On the eve of the 10th anniversary of the U.S. invasion of Iraq, insurgents against the government in power there killed at least 65 people, and wounded more than 240, in the deadliest day in that strife-torn country this year. The attacks that killed the people were thought to have been led by al-Qaida’s Iraq arm.
It is yet again a stark reminder of the premature declaration of former President George W. Bush when he blustered on board a jet fighter off the coast of Iraq that the mission there had been accomplished. Far from it. In the decade since Bush had American troops invade Iraq and oust dictator Saddam Hussein, nearly 4,500 Americans have died in the conflict, while more than 100,000 Iraqis have died as a result of the war and ongoing conflicts between Sunni and Shiite militants.
And for what? Today, the Shiite-led government is closer in its relationships to Iran than America, and many think al-Qaida is aiming to destablize the tenous government in Iraq as part of regional Islamic effort to spread its militant reach. It doesn’t take a genius to determine that the results of the war were not exactly what Bush and Vice-President Dick Cheney had in mind (corporate partnerships for their big-business friends with that country’s oil supplies) when they committed American soldiers and the nation’s resources down that sinkhole.
The death of soldiers on both sides of the war, destruction of the country, and continued conflicts that may end up worse for American relations throughout the Middle East are all good reasons to reflect on the validity of entering that war, but there are significant ongoing costs to consider as well.
A recent Associated Press story noted that American taxpayers are shelling out more than $12 billion a year to compensate veterans and families involved in the Iraq, Afghanistan and 1991 Persian Gulf conflict — an amount that is expected to peak in years to come and linger for another lifetime.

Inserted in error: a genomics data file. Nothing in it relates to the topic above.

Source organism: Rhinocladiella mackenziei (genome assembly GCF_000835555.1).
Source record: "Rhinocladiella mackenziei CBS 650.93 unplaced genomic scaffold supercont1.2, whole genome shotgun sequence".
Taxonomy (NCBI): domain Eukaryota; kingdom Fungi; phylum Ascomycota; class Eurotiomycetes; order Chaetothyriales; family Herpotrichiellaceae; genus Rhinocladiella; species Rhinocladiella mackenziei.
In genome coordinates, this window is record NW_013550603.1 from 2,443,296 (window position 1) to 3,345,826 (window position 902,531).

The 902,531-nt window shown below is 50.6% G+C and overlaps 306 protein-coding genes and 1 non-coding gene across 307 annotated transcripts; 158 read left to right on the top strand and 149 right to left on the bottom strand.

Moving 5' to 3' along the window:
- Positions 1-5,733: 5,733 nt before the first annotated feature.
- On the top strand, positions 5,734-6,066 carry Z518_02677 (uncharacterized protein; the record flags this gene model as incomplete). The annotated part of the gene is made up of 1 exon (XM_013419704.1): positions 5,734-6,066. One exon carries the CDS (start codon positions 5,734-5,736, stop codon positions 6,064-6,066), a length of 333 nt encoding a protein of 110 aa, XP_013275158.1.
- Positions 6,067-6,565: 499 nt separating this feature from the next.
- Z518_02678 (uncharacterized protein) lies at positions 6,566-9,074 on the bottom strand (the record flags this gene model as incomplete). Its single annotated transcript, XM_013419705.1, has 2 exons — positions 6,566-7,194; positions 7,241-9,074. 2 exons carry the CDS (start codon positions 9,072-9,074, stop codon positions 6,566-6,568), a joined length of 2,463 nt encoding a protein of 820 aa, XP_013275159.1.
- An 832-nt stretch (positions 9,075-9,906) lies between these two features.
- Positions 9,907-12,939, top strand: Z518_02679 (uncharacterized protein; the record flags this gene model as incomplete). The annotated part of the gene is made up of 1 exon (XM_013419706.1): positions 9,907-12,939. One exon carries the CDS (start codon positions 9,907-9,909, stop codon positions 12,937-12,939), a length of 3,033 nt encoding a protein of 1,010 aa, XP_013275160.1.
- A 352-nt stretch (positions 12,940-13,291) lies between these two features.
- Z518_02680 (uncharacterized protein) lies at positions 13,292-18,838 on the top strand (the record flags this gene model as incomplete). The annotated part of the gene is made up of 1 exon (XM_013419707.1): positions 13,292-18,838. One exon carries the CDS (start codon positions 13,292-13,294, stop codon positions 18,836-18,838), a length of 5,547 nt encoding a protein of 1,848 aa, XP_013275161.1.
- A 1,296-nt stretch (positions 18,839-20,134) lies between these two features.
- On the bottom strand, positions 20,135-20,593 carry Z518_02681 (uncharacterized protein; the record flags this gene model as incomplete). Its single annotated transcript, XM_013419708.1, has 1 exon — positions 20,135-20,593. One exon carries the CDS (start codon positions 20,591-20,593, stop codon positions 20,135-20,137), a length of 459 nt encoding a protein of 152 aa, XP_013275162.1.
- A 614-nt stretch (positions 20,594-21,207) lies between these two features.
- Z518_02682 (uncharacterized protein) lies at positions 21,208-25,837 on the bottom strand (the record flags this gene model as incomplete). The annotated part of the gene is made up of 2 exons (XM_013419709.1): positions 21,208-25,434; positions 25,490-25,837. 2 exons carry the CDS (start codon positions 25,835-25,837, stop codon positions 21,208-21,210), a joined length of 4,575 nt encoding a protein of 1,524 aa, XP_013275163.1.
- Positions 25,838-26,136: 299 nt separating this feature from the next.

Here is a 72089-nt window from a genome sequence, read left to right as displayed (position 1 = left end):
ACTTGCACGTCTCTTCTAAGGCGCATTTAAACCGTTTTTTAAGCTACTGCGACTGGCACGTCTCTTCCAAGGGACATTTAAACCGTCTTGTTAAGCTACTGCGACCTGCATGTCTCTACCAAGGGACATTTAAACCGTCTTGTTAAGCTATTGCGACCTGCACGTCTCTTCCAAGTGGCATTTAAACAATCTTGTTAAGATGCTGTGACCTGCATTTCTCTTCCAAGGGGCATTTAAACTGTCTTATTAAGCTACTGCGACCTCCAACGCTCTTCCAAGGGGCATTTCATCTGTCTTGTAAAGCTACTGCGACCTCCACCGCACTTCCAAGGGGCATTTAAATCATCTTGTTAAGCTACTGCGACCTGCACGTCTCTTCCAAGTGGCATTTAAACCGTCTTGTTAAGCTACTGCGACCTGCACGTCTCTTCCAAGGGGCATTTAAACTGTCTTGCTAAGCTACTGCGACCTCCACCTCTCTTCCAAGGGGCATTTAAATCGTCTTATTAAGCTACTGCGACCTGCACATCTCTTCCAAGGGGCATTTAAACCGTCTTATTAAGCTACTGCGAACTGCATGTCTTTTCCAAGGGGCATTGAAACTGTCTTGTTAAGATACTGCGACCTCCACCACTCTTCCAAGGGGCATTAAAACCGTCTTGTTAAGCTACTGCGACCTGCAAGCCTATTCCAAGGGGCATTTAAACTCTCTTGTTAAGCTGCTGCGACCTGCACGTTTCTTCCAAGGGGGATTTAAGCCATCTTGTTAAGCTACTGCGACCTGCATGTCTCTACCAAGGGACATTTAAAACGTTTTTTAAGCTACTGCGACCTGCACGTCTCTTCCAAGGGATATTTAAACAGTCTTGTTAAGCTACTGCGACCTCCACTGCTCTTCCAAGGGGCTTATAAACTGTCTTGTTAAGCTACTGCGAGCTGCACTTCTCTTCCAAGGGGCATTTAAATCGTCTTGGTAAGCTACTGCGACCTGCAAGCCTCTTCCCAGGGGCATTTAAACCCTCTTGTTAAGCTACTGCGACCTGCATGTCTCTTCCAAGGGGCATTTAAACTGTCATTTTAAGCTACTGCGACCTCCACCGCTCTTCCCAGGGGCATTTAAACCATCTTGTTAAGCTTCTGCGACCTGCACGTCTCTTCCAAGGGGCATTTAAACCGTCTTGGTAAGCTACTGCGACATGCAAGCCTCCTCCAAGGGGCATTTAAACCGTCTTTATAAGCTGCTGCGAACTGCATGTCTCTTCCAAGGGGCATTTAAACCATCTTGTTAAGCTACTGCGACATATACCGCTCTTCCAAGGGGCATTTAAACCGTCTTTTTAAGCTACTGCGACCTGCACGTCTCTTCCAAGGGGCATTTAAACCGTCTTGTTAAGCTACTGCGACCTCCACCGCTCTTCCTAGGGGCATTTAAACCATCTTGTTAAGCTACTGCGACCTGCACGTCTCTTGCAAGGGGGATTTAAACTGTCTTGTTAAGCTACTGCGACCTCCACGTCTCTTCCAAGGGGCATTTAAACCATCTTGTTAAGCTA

The same study showed that taxpayers are still paying $22 billion annually in compensation to soldiers and their families for those involved in the Vietnam War — a war that ended 40 years ago in 1973. All told, America is spending $40 billion annually to compensate veterans and survivors from the Spanish-American War in 1898 (ten remaining beneficiaries), War War I and II, the Korean War, Vietnam War and the more recent Middle East conflicts. The compensation programs involved include: disabled veterans; survivors of those who died on active duty or from a service-related disability; low-income wartime vets who are older than 65 or disabled; and low-income survivors of wartime veterans or their disabled children.
No politician is suggesting any of these benefits be cut, but it’s important to recognize the enormous costs involved when the nation makes the decision to go to war. At an annual cost of $22 billion for Vietnam vets and their families, that’s twice the current annual budget of the FBI.
Mission accomplished? Hardly. There may be legitimate reasons to go to war, but each time we do, it takes generations to pay off the tab.
Angelo S. Lynn